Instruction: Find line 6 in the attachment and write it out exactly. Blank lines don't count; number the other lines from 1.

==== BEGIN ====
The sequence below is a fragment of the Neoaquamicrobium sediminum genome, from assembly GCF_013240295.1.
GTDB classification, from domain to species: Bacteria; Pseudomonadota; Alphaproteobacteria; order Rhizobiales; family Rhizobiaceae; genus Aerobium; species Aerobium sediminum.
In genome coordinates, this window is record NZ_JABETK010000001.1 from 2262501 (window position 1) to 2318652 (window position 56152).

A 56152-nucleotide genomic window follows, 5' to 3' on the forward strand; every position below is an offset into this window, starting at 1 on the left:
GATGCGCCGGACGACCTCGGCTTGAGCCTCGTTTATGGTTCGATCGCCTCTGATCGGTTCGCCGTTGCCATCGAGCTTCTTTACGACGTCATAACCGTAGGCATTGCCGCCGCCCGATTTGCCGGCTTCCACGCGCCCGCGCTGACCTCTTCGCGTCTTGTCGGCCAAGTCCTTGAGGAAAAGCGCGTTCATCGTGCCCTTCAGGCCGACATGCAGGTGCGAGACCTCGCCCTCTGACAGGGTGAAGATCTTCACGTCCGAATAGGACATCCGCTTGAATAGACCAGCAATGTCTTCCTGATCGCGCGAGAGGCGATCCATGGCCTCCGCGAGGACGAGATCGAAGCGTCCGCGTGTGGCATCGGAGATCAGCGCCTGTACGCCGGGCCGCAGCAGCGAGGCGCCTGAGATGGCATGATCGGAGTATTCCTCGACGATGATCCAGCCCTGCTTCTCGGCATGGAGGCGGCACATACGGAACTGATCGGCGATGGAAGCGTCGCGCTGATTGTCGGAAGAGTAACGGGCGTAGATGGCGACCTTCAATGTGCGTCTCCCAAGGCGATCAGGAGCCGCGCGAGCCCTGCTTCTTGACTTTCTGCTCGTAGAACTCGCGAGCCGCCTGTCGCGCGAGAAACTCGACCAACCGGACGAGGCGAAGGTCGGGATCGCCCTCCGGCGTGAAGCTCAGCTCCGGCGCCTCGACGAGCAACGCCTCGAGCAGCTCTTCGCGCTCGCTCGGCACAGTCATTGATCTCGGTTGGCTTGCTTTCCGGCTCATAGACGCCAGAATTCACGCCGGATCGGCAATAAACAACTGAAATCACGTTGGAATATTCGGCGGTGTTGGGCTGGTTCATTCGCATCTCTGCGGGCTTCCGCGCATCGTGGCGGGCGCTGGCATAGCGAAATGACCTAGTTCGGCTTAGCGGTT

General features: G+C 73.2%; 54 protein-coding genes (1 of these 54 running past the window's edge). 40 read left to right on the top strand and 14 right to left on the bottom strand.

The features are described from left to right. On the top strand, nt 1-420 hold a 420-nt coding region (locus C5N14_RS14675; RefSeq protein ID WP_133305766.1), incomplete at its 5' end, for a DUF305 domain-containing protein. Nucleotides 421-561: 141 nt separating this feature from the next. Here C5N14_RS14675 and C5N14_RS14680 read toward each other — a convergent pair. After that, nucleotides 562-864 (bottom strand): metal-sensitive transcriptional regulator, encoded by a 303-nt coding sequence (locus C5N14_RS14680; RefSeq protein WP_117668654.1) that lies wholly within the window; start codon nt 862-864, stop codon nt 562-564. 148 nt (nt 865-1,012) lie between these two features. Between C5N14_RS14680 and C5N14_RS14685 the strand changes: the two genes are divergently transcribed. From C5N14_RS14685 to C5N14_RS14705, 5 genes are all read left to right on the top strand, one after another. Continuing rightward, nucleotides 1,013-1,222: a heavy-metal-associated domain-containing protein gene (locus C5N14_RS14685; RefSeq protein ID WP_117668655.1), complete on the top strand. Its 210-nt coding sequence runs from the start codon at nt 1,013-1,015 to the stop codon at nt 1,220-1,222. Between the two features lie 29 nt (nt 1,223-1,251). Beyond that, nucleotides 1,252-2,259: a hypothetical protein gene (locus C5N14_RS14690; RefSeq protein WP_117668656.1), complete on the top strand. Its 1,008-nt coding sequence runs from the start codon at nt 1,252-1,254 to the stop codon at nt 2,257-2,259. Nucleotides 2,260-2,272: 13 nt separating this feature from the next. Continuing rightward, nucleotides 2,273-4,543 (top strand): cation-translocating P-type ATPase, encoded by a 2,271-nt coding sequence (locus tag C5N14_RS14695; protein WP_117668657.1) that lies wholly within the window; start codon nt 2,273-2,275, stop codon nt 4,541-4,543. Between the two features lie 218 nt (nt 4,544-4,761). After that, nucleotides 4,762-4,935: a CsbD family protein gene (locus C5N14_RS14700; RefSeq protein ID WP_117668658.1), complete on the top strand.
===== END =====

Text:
General features: G+C 73.2%; 54 protein-coding genes (1 of these 54 running past the window's edge). 40 read left to right on the top strand and 14 right to left on the bottom strand.